“It’s the same reason why schoolyard fights don’t start out with, ‘I have a real problem with the way you said something so let’s discuss it,’ ” said Josh Bernoff, a researcher and an author of “Groundswell: Winning in a World Transformed by Social Technologies.” “You get right to the punch in the nose. Twitter doesn’t allow room for reflection. It gets people to the barest emotion.”


Bryan Freedman is the lawyer in Los Angeles who is representing Dawn Simorangkir, a designer who markets clothes under the Boudoir Queen label, and who sued Ms. Love for libel in March. The lawsuit contends that Ms. Love “became infatuated” with the designer, asking her to create costumes using vintage material the singer owned.

When Ms. Simorangkir asked to be paid, Ms. Love balked at the price. Ms. Simorangkir, in return, refused to return Ms. Love’s vintage material, according to legal documents filed by Ms. Love’s lawyers. The singer accused the designer of being a liar and thief (among other things) in a number of rambling, misspelled tweets.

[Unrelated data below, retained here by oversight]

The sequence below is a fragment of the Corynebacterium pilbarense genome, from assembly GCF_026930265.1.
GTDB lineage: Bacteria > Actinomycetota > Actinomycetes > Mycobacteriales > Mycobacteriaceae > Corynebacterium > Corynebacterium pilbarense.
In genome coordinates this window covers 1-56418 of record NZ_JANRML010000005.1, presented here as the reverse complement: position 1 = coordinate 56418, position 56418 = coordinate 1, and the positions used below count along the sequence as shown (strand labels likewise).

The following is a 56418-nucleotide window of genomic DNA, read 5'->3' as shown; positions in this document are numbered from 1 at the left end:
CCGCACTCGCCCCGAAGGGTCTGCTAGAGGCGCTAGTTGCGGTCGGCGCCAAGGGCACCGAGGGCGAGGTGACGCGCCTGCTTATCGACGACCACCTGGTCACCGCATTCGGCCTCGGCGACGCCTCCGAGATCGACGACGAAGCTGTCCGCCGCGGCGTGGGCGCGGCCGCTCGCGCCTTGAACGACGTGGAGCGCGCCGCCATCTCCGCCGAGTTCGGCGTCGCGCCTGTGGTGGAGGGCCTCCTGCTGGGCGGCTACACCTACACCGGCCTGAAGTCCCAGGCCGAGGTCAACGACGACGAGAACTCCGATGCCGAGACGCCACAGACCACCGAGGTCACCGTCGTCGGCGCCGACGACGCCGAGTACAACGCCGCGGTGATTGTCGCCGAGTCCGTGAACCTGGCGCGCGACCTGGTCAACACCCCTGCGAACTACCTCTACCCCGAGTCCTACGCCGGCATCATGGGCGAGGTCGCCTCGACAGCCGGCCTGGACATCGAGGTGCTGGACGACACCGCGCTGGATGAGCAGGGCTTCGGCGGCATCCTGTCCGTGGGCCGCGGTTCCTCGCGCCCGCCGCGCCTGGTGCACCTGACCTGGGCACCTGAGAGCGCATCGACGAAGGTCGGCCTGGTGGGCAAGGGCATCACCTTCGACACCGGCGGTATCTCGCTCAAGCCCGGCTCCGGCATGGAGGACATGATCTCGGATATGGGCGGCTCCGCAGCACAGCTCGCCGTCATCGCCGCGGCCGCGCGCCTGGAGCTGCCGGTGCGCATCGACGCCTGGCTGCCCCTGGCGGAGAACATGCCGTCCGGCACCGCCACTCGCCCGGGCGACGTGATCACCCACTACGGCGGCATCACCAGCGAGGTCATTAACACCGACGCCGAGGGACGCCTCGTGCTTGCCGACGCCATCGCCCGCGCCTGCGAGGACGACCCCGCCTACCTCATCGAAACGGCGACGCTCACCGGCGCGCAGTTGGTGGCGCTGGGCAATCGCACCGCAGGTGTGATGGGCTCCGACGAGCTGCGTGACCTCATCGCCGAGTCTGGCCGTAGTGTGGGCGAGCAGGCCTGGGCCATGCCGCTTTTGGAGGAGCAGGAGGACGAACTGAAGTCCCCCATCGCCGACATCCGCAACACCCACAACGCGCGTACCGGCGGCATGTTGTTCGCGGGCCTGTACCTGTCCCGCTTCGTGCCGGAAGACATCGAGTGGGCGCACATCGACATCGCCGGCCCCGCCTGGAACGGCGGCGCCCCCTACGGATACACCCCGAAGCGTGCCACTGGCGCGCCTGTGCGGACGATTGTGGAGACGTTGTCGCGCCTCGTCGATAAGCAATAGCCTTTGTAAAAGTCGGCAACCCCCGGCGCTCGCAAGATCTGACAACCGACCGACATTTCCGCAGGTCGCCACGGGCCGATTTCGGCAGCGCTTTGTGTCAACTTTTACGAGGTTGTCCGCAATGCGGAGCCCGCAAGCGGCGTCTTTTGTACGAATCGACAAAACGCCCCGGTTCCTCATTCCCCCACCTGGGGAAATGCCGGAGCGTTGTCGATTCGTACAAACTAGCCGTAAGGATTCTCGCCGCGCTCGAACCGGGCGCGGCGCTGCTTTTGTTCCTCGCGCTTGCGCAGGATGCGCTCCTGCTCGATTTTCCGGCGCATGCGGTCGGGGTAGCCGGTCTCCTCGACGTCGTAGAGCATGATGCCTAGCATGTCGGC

“You will end up in a circle of corched eaeth hunted til your dead,” read one tweet from Ms. Love in March.

I don't know about you, but having to read all her typos might prompt me to file a lawsuit for emotional distress.

Read more here:

The Right to Offend: Terrorist Tweet

I've always cautioned my children not to make any jokes about bombs when we go to the airport because security people do not have a big sense of humour. Check out what happened to one British man when he used a social networking site to make such a joke.

A recent article in the UK paper The Guardian noted

...he tweeted to his 690 followers: "Crap! Robin Hood airport is closed. You've got a week and a bit to get your shit together otherwise I'm blowing the airport sky high!!"
His lawyer argued the case in court, noting

"This [message] is obviously facetious," he said. "There are at least three exclamation marks. The first to add to the slightly naughty word 'crap'. The last two to the parody of 'to blow the airport sky high'."
The paper concludes:

In a case with echoes of Chambers' trial, US standup comedian Joe Lipari also landed in court on terrorism charges following an outburst on Facebook over the state of his iPhone.